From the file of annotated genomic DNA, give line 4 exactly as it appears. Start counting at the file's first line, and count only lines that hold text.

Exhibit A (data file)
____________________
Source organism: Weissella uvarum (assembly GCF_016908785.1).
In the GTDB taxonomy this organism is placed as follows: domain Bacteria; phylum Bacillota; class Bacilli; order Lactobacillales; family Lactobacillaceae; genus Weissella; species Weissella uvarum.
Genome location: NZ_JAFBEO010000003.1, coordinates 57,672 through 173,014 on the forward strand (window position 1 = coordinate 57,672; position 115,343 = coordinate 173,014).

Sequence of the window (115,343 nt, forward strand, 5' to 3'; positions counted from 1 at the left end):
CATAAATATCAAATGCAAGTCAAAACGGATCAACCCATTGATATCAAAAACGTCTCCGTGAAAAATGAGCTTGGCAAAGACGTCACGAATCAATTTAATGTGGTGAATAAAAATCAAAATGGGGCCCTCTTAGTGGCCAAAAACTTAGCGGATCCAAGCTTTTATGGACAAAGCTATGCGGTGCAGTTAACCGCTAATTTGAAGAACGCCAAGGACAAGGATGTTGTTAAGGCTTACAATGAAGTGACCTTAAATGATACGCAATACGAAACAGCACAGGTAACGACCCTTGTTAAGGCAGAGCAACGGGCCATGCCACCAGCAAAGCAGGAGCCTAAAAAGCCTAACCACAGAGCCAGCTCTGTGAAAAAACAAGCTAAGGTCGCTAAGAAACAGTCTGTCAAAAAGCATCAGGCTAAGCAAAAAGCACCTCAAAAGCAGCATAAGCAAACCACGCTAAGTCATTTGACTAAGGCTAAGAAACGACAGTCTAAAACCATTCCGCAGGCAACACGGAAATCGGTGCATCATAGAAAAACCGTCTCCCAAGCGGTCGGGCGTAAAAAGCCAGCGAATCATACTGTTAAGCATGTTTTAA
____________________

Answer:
Sequence of the window (115,343 nt, forward strand, 5' to 3'; positions counted from 1 at the left end):